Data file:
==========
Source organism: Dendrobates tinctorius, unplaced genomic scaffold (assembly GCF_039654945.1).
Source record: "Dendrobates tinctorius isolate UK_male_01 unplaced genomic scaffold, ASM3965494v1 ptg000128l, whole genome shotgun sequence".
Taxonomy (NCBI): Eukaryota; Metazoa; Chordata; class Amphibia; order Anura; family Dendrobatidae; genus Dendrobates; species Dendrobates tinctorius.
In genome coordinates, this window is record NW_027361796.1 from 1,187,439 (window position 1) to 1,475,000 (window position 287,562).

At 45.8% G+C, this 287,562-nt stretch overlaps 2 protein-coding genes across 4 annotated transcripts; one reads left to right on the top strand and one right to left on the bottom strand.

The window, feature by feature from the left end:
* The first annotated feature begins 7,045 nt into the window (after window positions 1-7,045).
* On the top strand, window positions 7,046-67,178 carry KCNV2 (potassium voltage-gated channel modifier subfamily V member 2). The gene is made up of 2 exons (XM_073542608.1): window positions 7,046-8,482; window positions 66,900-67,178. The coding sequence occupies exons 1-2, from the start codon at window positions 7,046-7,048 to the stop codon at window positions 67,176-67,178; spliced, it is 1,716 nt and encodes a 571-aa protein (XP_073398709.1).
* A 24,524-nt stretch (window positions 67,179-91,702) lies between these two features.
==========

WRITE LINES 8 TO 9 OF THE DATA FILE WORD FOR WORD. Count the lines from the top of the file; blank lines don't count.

* On the top strand, window positions 7,046-67,178 carry KCNV2 (potassium voltage-gated channel modifier subfamily V member 2). The gene is made up of 2 exons (XM_073542608.1): window positions 7,046-8,482; window positions 66,900-67,178. The coding sequence occupies exons 1-2, from the start codon at window positions 7,046-7,048 to the stop codon at window positions 67,176-67,178; spliced, it is 1,716 nt and encodes a 571-aa protein (XP_073398709.1).
* A 24,524-nt stretch (window positions 67,179-91,702) lies between these two features.